The bottom line is that for some time now the world has been finding more oil than we are consuming.  While control of oil reserves and production has changed hands thereby re-shaping world dynamics, the fact is that the world’s current oil reserves will last us 100+ years. (see chart below for year’s supply of oil by country) 


Top oil countries for reserves and   production:  2013
Reserves and production in billions of   barrels. 
Years of supply = reserves / current rate of   annual production



Years   of









Saudi Arabia




















United Arab Emirates




















source:     USA Energy Information Association 2013

Note:  the world’s leading consumers of refined oil are the USA, which consumes 7 billion barrels per year (22% of the world’s annual production) and China which consumes about 15%.  Projections are that China and India will eventually outpace the USA in terms of consumption.



Water is the new oil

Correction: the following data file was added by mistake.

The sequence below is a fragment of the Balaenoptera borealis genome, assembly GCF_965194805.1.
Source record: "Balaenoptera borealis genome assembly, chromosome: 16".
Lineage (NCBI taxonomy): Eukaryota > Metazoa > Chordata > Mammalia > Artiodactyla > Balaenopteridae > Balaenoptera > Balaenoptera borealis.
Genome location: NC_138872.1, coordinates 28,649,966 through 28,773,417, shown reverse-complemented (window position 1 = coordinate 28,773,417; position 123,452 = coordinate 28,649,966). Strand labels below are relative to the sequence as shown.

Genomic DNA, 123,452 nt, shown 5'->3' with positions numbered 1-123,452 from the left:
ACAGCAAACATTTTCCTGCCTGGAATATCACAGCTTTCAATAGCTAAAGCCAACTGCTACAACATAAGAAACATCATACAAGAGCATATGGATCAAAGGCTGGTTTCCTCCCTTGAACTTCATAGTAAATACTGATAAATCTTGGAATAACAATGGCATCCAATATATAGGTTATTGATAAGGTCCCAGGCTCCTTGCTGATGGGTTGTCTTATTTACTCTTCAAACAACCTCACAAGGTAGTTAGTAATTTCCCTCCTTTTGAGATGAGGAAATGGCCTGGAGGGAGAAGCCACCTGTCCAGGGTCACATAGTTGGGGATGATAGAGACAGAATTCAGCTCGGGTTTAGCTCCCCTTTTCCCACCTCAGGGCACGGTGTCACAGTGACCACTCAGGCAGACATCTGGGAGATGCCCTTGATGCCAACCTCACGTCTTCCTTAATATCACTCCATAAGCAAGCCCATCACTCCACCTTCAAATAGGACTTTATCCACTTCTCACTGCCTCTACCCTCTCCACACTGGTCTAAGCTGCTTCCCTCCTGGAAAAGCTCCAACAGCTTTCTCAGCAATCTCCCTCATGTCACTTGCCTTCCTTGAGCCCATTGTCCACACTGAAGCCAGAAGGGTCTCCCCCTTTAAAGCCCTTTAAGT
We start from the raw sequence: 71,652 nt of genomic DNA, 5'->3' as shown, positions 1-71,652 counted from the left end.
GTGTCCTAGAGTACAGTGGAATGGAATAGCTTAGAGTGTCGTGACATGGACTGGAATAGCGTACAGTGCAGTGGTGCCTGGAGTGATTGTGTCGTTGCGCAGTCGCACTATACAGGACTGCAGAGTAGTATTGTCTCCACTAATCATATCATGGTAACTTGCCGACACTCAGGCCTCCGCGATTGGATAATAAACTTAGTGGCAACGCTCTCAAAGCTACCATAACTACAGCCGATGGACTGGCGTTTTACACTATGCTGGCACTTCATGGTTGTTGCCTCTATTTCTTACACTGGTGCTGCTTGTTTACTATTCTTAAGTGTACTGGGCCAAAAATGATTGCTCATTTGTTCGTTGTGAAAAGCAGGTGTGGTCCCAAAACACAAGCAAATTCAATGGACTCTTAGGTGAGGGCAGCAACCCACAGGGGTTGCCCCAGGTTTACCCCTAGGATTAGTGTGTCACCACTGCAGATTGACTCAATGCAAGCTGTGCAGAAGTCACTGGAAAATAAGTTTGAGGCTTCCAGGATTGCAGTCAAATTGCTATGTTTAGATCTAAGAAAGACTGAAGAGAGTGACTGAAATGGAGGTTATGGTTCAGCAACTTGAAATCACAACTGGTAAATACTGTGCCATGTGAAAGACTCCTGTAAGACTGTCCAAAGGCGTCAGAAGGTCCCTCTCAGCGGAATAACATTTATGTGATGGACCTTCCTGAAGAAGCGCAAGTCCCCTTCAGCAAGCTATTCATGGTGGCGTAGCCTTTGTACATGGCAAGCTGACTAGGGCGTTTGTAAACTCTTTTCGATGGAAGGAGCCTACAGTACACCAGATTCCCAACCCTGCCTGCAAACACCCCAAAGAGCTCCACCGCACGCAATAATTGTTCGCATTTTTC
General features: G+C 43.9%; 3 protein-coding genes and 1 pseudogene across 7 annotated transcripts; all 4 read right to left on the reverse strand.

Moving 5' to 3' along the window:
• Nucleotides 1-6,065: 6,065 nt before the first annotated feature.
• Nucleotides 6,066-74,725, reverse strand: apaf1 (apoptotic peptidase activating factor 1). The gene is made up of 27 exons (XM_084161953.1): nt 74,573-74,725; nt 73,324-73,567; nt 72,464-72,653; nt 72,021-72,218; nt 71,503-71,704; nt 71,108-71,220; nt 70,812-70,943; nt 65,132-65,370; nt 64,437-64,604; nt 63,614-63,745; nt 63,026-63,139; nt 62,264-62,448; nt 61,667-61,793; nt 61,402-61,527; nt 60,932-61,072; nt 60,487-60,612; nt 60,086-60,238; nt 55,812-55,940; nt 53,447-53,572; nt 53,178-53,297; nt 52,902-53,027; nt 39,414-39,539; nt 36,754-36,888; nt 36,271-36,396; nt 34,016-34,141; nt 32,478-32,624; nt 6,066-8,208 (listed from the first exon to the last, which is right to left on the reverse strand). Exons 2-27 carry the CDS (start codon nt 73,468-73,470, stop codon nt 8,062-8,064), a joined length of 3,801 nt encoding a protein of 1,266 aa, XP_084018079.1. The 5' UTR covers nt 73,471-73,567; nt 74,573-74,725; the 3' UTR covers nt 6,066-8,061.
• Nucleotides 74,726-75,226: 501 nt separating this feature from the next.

While there have been numerous conflicts over water (think wild west movies where the bad guys steal water rights for their cattle from the local farmers),  the issues have not escalated to the same scale and water has not had the same impact as oil on geopolitics or global economics.  That could change very soon and here’s why:

Without oil we would be inconvenienced, but our species would survive – as we did for centuries before oil was discovered.  Without water, the average human being would perish after 3 days.  (You can survive without food for almost 3 weeks, but water is essential to our existence because humans are xx% water and without it we  xxxx).


Who has the water?

Who needs the water?

Does desalination work?